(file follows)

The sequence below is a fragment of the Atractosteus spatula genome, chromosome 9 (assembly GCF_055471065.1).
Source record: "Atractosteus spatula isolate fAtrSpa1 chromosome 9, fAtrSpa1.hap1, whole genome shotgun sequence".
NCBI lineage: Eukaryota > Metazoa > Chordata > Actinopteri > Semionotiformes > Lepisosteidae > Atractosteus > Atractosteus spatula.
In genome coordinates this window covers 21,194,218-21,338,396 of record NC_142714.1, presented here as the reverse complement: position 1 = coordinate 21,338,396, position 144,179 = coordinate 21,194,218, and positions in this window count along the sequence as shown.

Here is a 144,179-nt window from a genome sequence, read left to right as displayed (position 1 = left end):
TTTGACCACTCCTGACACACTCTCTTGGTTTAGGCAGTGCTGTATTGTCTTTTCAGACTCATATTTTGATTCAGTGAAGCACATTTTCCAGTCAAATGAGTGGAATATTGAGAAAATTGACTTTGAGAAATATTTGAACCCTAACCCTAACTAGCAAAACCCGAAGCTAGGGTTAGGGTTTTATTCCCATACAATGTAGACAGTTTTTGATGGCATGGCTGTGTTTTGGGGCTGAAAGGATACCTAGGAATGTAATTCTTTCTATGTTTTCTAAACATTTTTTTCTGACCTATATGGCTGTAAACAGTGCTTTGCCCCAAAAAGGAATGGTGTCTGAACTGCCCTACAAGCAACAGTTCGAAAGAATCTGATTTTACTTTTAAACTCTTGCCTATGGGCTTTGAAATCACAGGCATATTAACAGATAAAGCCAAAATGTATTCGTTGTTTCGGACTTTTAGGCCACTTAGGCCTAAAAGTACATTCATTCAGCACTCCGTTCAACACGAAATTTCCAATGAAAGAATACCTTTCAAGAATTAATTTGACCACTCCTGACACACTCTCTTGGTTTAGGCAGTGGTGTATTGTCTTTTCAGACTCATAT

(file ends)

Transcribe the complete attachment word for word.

The sequence below is a fragment of the Atractosteus spatula genome, chromosome 9 (assembly GCF_055471065.1).
Source record: "Atractosteus spatula isolate fAtrSpa1 chromosome 9, fAtrSpa1.hap1, whole genome shotgun sequence".
NCBI lineage: Eukaryota > Metazoa > Chordata > Actinopteri > Semionotiformes > Lepisosteidae > Atractosteus > Atractosteus spatula.
In genome coordinates this window covers 21,194,218-21,338,396 of record NC_142714.1, presented here as the reverse complement: position 1 = coordinate 21,338,396, position 144,179 = coordinate 21,194,218, and positions in this window count along the sequence as shown.

Here is a 144,179-nt window from a genome sequence, read left to right as displayed (position 1 = left end):
TTTGACCACTCCTGACACACTCTCTTGGTTTAGGCAGTGCTGTATTGTCTTTTCAGACTCATATTTTGATTCAGTGAAGCACATTTTCCAGTCAAATGAGTGGAATATTGAGAAAATTGACTTTGAGAAATATTTGAACCCTAACCCTAACTAGCAAAACCCGAAGCTAGGGTTAGGGTTTTATTCCCATACAATGTAGACAGTTTTTGATGGCATGGCTGTGTTTTGGGGCTGAAAGGATACCTAGGAATGTAATTCTTTCTATGTTTTCTAAACATTTTTTTCTGACCTATATGGCTGTAAACAGTGCTTTGCCCCAAAAAGGAATGGTGTCTGAACTGCCCTACAAGCAACAGTTCGAAAGAATCTGATTTTACTTTTAAACTCTTGCCTATGGGCTTTGAAATCACAGGCATATTAACAGATAAAGCCAAAATGTATTCGTTGTTTCGGACTTTTAGGCCACTTAGGCCTAAAAGTACATTCATTCAGCACTCCGTTCAACACGAAATTTCCAATGAAAGAATACCTTTCAAGAATTAATTTGACCACTCCTGACACACTCTCTTGGTTTAGGCAGTGGTGTATTGTCTTTTCAGACTCATAT